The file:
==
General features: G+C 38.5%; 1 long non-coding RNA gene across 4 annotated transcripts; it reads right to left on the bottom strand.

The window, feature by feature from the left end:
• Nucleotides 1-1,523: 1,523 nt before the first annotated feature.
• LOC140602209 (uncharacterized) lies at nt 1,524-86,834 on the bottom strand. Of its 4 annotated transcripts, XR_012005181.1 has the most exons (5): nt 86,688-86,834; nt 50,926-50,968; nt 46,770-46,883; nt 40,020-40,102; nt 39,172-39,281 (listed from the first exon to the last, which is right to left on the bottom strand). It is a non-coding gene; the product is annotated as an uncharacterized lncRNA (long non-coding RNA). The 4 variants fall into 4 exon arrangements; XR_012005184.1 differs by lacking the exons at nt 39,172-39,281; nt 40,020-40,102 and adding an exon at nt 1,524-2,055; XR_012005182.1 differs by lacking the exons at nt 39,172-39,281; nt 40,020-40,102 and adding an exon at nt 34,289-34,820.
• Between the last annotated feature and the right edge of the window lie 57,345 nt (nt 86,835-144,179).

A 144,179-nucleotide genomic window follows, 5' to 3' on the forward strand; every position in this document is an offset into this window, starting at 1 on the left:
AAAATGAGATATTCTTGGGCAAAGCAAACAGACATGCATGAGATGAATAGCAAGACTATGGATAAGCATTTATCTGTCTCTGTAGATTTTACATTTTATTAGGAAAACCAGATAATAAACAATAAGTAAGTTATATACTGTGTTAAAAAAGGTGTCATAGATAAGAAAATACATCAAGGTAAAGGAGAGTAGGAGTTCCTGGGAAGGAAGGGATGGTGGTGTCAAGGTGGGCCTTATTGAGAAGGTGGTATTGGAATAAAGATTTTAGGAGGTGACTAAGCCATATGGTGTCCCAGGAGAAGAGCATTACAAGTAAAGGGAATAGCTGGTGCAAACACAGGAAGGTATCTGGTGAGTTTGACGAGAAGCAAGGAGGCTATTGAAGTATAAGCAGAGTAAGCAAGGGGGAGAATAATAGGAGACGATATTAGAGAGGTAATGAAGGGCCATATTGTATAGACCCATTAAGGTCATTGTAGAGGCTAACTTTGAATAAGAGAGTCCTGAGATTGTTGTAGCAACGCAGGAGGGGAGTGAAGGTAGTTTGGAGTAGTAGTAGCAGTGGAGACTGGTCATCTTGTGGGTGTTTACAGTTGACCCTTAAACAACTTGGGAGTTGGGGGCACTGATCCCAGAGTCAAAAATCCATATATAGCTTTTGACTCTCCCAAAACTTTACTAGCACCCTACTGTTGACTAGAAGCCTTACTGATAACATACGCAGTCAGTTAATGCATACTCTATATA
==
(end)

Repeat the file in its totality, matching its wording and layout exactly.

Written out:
General features: G+C 38.5%; 1 long non-coding RNA gene across 4 annotated transcripts; it reads right to left on the bottom strand.

The window, feature by feature from the left end:
• Nucleotides 1-1,523: 1,523 nt before the first annotated feature.
• LOC140602209 (uncharacterized) lies at nt 1,524-86,834 on the bottom strand. Of its 4 annotated transcripts, XR_012005181.1 has the most exons (5): nt 86,688-86,834; nt 50,926-50,968; nt 46,770-46,883; nt 40,020-40,102; nt 39,172-39,281 (listed from the first exon to the last, which is right to left on the bottom strand). It is a non-coding gene; the product is annotated as an uncharacterized lncRNA (long non-coding RNA). The 4 variants fall into 4 exon arrangements; XR_012005184.1 differs by lacking the exons at nt 39,172-39,281; nt 40,020-40,102 and adding an exon at nt 1,524-2,055; XR_012005182.1 differs by lacking the exons at nt 39,172-39,281; nt 40,020-40,102 and adding an exon at nt 34,289-34,820.
• Between the last annotated feature and the right edge of the window lie 57,345 nt (nt 86,835-144,179).

A 144,179-nucleotide genomic window follows, 5' to 3' on the forward strand; every position in this document is an offset into this window, starting at 1 on the left:
AAAATGAGATATTCTTGGGCAAAGCAAACAGACATGCATGAGATGAATAGCAAGACTATGGATAAGCATTTATCTGTCTCTGTAGATTTTACATTTTATTAGGAAAACCAGATAATAAACAATAAGTAAGTTATATACTGTGTTAAAAAAGGTGTCATAGATAAGAAAATACATCAAGGTAAAGGAGAGTAGGAGTTCCTGGGAAGGAAGGGATGGTGGTGTCAAGGTGGGCCTTATTGAGAAGGTGGTATTGGAATAAAGATTTTAGGAGGTGACTAAGCCATATGGTGTCCCAGGAGAAGAGCATTACAAGTAAAGGGAATAGCTGGTGCAAACACAGGAAGGTATCTGGTGAGTTTGACGAGAAGCAAGGAGGCTATTGAAGTATAAGCAGAGTAAGCAAGGGGGAGAATAATAGGAGACGATATTAGAGAGGTAATGAAGGGCCATATTGTATAGACCCATTAAGGTCATTGTAGAGGCTAACTTTGAATAAGAGAGTCCTGAGATTGTTGTAGCAACGCAGGAGGGGAGTGAAGGTAGTTTGGAGTAGTAGTAGCAGTGGAGACTGGTCATCTTGTGGGTGTTTACAGTTGACCCTTAAACAACTTGGGAGTTGGGGGCACTGATCCCAGAGTCAAAAATCCATATATAGCTTTTGACTCTCCCAAAACTTTACTAGCACCCTACTGTTGACTAGAAGCCTTACTGATAACATACGCAGTCAGTTAATGCATACTCTATATA